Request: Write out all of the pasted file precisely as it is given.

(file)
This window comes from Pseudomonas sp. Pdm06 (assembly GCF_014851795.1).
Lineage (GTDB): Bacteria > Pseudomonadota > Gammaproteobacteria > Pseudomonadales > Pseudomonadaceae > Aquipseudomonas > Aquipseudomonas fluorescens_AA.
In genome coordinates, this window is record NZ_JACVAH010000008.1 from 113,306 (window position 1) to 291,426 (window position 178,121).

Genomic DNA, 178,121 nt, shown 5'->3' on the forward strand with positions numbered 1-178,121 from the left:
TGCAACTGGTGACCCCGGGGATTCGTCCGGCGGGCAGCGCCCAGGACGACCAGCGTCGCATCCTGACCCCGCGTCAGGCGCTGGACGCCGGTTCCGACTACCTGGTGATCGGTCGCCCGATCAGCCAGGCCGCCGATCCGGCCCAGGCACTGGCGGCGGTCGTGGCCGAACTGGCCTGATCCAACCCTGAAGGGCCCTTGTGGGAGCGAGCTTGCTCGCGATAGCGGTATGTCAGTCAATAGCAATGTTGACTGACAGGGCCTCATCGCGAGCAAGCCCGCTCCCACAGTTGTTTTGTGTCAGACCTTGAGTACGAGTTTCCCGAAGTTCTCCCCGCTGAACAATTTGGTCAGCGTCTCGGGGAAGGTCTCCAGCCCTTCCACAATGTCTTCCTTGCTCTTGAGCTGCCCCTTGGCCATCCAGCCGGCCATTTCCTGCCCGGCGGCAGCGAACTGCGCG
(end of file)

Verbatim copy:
This window comes from Pseudomonas sp. Pdm06 (assembly GCF_014851795.1).
Lineage (GTDB): Bacteria > Pseudomonadota > Gammaproteobacteria > Pseudomonadales > Pseudomonadaceae > Aquipseudomonas > Aquipseudomonas fluorescens_AA.
In genome coordinates, this window is record NZ_JACVAH010000008.1 from 113,306 (window position 1) to 291,426 (window position 178,121).

Genomic DNA, 178,121 nt, shown 5'->3' on the forward strand with positions numbered 1-178,121 from the left:
TGCAACTGGTGACCCCGGGGATTCGTCCGGCGGGCAGCGCCCAGGACGACCAGCGTCGCATCCTGACCCCGCGTCAGGCGCTGGACGCCGGTTCCGACTACCTGGTGATCGGTCGCCCGATCAGCCAGGCCGCCGATCCGGCCCAGGCACTGGCGGCGGTCGTGGCCGAACTGGCCTGATCCAACCCTGAAGGGCCCTTGTGGGAGCGAGCTTGCTCGCGATAGCGGTATGTCAGTCAATAGCAATGTTGACTGACAGGGCCTCATCGCGAGCAAGCCCGCTCCCACAGTTGTTTTGTGTCAGACCTTGAGTACGAGTTTCCCGAAGTTCTCCCCGCTGAACAATTTGGTCAGCGTCTCGGGGAAGGTCTCCAGCCCTTCCACAATGTCTTCCTTGCTCTTGAGCTGCCCCTTGGCCATCCAGCCGGCCATTTCCTGCCCGGCGGCAGCGAACTGCGCG